Molly Malone statue comes ‘alive, alive, oh’ in new project
The landmark will be given a voice as part of talking statues initiative for Dublin
The Molly Malone statue on Suffolk Street, Dublin. Photograph: Dave Meehan/The Irish Times
Molly Malone’s voice will echo over the streets of Dublin, as her statue on Suffolk Street becomes the latest addition to the talking statues initiative for Dublin.
The Molly Malone statue will be given a voice by US student, Michaela McMahon, who won a public competition to write the words spoken by it. Her winning script will be narrated by actor and singer Maria Doyle Kennedy.
The news marks the latest development in the talking statues project, a Fáilte Ireland initiative which was officially launched in Dublin on Wednesday.
The project gives some of the city’s best-known landmarks a digital voice.
People can use their mobile phones to listen to Irish actors such as Ruth Negga and Brendan O’Carroll reciting monologues attributed to 11 of Dublin’s most prominent statues.
Ms McMahon, who was studying in UCC at the time of the competition, said it was a challenge to come up with the words Molly might say.
“I had to try and solve different challenges with this project: how do you write from the perspective of a figure who is more of an amalgamation or symbol, and how do you do that in a way that catches the attention of the public? I thought that it would be an interesting piece to try and create. Most of the other statues involved in the project are commemorations of real people, which means that there is a wealth of information to draw upon,” she said.
“The song Molly Malone is really the only time that we picture her, so I tried to make her character a little more defined for people, to make her more than the girl in the song,” she added.
Lord Mayor of Dublin Nial Ring said Molly Malone is part of the fabric of the city and “one of our most iconic historical figures”.
“Her struggles, hardships and endurance are world-renowned and now, for the first time in over 300 years, Dubliners and visitors alike will once again hear her voice ring through the streets of Dublin. The Molly Malone statue was one of our original ‘moving statues’ – now she is one of our first ‘talking statues’,” said Mr Ring.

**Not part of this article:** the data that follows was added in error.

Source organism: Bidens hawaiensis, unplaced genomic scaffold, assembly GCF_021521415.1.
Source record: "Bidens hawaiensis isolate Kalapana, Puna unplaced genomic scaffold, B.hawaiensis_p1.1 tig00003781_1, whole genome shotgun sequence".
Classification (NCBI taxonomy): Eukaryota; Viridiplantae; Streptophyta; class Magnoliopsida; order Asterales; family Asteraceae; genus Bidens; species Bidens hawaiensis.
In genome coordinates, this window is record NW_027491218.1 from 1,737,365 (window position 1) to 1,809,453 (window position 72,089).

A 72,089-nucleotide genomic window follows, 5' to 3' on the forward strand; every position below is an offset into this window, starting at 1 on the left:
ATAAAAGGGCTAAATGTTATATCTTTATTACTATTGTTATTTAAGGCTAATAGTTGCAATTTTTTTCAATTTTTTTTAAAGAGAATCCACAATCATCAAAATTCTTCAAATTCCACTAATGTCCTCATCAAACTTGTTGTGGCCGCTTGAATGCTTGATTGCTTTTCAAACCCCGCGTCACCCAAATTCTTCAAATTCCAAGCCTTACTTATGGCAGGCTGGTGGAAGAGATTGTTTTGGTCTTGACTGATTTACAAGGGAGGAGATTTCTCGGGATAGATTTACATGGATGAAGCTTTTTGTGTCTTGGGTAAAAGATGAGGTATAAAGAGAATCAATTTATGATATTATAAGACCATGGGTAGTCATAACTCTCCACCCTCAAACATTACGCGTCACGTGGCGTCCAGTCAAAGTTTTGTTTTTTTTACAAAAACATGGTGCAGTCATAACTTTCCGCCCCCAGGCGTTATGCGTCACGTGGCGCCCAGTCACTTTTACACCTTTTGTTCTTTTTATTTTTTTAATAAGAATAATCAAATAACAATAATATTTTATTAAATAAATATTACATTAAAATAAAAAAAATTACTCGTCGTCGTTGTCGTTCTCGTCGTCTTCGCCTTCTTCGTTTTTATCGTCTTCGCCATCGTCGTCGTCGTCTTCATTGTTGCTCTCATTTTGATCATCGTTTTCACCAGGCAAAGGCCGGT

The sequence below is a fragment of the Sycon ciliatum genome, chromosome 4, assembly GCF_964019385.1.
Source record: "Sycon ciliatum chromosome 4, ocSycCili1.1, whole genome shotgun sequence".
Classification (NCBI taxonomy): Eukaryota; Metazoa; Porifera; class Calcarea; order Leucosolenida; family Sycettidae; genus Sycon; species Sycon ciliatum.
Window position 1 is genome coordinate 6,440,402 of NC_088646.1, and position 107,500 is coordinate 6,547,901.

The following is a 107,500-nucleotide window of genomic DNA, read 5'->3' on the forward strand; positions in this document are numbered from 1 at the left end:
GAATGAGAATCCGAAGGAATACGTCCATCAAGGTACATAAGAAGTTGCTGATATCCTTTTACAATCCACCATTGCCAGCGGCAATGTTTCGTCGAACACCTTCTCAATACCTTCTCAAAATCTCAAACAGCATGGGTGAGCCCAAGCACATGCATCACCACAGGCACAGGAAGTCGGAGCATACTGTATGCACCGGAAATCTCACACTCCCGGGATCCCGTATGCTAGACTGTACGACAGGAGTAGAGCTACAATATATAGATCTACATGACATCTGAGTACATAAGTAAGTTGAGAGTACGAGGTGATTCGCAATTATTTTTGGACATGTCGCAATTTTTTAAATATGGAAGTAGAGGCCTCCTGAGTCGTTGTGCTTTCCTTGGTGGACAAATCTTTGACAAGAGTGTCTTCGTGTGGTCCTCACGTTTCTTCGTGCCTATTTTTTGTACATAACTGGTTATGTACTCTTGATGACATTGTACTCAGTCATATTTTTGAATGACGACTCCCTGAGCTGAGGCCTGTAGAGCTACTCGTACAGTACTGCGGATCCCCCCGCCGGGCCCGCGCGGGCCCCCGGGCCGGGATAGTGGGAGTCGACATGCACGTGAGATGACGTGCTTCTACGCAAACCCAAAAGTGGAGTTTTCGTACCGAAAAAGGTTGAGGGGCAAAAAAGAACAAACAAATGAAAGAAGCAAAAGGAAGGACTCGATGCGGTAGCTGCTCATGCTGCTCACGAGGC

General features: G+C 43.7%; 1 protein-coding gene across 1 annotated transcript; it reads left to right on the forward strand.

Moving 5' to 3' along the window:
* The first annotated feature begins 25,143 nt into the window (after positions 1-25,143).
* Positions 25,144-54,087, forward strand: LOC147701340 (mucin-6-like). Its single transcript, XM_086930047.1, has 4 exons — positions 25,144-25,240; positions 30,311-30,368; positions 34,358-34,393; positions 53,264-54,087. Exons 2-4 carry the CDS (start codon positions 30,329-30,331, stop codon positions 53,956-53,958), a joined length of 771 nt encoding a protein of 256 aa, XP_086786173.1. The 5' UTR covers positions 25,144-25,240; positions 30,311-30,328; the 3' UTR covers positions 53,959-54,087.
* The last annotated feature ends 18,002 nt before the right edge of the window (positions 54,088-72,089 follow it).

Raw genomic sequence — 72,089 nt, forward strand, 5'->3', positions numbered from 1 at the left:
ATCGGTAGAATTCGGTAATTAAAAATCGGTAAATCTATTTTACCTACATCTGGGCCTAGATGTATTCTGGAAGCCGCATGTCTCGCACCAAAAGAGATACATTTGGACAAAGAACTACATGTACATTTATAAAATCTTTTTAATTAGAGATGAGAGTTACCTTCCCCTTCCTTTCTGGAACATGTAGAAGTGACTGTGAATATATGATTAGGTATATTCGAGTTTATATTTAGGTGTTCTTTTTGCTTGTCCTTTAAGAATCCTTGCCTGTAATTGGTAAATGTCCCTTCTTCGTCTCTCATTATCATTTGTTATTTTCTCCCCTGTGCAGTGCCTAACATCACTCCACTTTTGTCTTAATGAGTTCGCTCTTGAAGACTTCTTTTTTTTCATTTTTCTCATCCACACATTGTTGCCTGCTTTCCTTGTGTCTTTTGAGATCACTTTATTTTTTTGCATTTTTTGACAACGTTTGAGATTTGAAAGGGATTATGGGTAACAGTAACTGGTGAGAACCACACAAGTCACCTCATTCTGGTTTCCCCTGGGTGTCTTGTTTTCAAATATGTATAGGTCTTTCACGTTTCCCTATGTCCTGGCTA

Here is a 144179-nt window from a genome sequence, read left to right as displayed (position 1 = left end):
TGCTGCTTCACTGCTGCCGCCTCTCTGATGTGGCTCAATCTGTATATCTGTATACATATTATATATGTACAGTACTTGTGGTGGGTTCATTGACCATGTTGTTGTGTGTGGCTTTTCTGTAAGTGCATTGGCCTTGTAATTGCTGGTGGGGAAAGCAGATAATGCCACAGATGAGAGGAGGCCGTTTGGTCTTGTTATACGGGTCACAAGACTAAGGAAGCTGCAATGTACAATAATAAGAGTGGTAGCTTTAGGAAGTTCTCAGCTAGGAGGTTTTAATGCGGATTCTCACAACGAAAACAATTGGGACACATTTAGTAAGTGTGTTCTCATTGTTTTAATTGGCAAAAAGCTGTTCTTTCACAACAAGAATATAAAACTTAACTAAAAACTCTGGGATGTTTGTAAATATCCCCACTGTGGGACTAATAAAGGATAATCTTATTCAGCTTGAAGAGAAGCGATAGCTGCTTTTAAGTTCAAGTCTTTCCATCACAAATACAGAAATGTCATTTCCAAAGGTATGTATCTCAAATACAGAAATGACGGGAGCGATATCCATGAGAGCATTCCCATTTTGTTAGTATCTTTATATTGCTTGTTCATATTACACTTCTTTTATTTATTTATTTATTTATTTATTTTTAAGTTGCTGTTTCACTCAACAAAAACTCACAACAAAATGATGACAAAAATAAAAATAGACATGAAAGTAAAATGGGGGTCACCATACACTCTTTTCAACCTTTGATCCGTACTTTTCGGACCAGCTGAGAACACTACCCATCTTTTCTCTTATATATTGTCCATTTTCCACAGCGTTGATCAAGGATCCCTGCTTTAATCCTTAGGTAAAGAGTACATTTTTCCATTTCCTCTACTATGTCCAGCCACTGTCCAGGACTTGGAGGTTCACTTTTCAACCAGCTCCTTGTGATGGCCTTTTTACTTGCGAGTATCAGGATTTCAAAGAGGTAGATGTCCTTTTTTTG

“I’m not sure what I wait for. In life, I would dangle my pale feet off the wharf towards the dark Liffey while waiting for the tide to carry the bright-hulled fishing boats in. I sold my goods on the noisy streets of Dublin. And I would have continued, if I hadn’t fallen ill. Even the smallest illness was serious.
Dublin is different now. So many streets. And at one time I knew them all. They are like rivers you know. People flow much like water, ambling aimlessly, or hurrying down Grafton purposefully; eddies of people swirling past like the Liffey after a cleansing rain. And my little street in the middle of it all.
Quite exciting. And dizzying somehow. I never want for company. People can be a little too familiar with me though – not my fault I’m stuck in this dress. I certainly didn’t choose it. The things people do sometimes, and all in the shadow of a church!
If I could move – well. I do like visitors though, when people are polite, and do not take endless selfies. I would take pictures for them if they asked. And if I could. I smile a little when someone walks by humming the song – ‘Alive, alive, oh.’ Funny how I ended up in a song. I wish I could ask for flowers – any type really. You miss little things while on a plinth.
I can still tell you with certainty where to find the best seafood in Dublin. Immobility means nothing in that case. Just don’t ask me what I think of mussels. People watching – a favourite from my perch, as it was when I pushed my cart. I like my rock amongst the river. Dublin is a good place to rest.”